Lean Six Sigma tells us that quality is a key predictor of customer satisfaction and that managing the quality of our product reduces rework and delivers a better result for owners and contractors alike.
Let’s dig deeper into how we can make a quality improvement in construction projects.
Designing a Quality Management Process
Each trade partner has a role to play in the final project delivery. Therefore, they must each have a way of measuring and managing the output of their teams for quality standards. Contracting companies should follow two key steps when developing a quality management system.
Prepare for Quality Assurance
Quality touches many aspects of construction processes, including:
There are always some things that are beyond the contractor’s control, such as a product defect. However, it is possible to create higher-quality deliverables with planning.
When designing a quality assurance program, it should be linked to the company’s long-term strategy and focus on the most critical elements that impact the deliverable the customer receives. When preparing for quality assurance, companies should include the following:
1. Identifying Root Causes for Current Quality Issues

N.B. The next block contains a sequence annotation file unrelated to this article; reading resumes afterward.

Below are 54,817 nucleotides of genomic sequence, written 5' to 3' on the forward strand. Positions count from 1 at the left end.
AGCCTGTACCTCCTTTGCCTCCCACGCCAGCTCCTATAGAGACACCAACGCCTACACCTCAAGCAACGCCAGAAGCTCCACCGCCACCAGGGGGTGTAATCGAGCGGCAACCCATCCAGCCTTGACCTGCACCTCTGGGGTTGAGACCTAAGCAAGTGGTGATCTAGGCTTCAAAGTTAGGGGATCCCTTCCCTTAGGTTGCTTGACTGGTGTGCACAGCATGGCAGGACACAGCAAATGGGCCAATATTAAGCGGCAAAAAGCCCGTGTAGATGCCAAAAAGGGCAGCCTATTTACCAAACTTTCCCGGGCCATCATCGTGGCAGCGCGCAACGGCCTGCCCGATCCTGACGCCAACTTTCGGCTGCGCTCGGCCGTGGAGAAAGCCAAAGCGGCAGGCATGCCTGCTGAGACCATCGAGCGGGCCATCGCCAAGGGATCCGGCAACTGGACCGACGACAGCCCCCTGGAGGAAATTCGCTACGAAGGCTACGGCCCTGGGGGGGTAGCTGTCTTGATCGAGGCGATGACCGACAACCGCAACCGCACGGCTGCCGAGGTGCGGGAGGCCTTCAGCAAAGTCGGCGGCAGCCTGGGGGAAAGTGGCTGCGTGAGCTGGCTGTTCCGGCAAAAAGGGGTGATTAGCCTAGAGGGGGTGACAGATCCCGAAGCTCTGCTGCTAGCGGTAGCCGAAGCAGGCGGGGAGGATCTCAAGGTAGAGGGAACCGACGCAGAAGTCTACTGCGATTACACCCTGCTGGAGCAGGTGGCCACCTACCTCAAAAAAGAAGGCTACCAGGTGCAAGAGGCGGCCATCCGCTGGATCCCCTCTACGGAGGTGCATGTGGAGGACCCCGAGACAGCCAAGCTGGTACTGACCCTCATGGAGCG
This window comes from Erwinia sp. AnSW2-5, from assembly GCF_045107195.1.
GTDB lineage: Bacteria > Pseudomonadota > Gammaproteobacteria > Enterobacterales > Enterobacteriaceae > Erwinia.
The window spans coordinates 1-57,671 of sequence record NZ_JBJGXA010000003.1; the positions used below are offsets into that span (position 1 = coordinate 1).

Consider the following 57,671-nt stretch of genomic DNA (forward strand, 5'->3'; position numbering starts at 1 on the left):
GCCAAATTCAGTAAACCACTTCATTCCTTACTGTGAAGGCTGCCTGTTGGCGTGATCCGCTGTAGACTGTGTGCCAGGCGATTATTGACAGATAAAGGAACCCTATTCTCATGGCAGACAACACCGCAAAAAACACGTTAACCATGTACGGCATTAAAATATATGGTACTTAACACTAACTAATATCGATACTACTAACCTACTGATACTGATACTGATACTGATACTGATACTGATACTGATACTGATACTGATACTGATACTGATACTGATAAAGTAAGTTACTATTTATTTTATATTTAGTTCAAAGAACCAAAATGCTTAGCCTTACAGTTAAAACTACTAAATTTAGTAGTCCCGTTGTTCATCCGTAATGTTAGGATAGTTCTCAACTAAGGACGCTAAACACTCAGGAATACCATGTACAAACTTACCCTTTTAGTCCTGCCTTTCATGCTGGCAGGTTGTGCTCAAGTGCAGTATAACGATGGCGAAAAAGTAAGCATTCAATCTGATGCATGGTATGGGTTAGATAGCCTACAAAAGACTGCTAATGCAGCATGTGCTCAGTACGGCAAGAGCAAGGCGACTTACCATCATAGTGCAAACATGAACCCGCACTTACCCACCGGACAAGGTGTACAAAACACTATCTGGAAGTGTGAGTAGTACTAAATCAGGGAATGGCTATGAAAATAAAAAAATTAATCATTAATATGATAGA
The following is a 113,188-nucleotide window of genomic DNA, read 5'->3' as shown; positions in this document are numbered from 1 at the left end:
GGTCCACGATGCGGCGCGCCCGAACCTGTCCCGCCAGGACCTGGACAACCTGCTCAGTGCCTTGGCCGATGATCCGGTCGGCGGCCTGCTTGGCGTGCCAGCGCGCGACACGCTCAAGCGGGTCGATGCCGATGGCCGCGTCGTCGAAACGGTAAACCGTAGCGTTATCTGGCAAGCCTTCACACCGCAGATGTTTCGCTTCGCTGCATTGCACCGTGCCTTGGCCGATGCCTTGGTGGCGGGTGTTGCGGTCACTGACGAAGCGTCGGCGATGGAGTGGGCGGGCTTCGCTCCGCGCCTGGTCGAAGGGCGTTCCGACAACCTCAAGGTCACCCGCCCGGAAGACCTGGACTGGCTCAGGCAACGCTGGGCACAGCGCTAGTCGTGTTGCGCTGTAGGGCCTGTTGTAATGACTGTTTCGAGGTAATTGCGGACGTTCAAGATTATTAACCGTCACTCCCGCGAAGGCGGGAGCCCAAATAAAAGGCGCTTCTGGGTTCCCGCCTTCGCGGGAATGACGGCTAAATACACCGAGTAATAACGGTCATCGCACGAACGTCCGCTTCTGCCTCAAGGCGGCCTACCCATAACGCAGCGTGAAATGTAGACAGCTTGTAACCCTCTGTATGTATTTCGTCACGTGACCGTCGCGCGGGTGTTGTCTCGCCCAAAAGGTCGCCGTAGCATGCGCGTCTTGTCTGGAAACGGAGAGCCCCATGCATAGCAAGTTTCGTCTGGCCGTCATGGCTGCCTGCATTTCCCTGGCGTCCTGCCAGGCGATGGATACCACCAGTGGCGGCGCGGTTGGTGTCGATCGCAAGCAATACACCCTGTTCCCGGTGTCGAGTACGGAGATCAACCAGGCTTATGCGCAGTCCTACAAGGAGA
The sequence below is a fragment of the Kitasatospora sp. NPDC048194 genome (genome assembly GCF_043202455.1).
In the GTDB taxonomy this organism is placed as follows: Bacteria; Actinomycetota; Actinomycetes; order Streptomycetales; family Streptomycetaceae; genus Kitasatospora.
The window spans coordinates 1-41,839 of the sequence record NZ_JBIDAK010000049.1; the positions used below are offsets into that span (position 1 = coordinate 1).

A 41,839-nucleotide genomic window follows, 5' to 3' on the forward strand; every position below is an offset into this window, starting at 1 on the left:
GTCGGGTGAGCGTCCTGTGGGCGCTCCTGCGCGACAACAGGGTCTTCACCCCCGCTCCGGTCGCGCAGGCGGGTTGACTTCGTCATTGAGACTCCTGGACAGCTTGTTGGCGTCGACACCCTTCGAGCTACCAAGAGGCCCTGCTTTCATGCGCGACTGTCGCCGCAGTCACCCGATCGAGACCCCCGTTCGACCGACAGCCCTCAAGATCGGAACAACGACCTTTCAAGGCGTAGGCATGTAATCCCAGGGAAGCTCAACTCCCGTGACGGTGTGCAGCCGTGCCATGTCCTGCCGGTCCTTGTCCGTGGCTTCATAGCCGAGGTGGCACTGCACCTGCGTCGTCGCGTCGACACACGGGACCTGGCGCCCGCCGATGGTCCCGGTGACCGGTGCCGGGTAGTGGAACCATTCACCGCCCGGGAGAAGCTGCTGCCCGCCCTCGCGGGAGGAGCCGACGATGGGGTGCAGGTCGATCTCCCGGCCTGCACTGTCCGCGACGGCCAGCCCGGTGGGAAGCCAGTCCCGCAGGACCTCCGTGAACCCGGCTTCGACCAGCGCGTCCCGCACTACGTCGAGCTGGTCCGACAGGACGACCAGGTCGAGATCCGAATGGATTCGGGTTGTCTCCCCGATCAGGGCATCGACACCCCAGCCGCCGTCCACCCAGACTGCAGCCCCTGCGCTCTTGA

Before implementing any new program, assessing your current state of work is crucial. Not only do you have to consider what is an acceptable outcome, but you have to think about how it can effectively alter your work.
If specific errors are recurrent in your work, digging into the root cause will provide insight into how to prevent them through process, product, and training changes.
2. Defining Quality Standards
Once the issues have been identified and a cause for current quality errors is determined, it is time to define acceptable quality standards for the contractor.
Quality standards could include:
A company could approach this definition as a collaborative action with the field and office working together to determine what can be completed in a project environment. Including your field experts in this definition will also lay the groundwork for quicker adoption of the program when it rolls out to the company because they had a voice in defining what would be expected.
3. Delivering Training
Now that a contractor has identified the recurrent errors and has defined the quality measurements going forward, it is essential to train employees who the quality management process will impact. Again, based on what was uncovered in the root cause analysis, this may include various training programs.
At a minimum, it should include the following:
Program Rollout Training
Training must be a key component before the start date when a company institutes any new program, from quality to vacation to benefits. Ensuring that all employees, both in the field and office, are comfortable with their roles and how the new program impacts them is critical to keeping employees engaged and ready to assist the company in achieving its goals.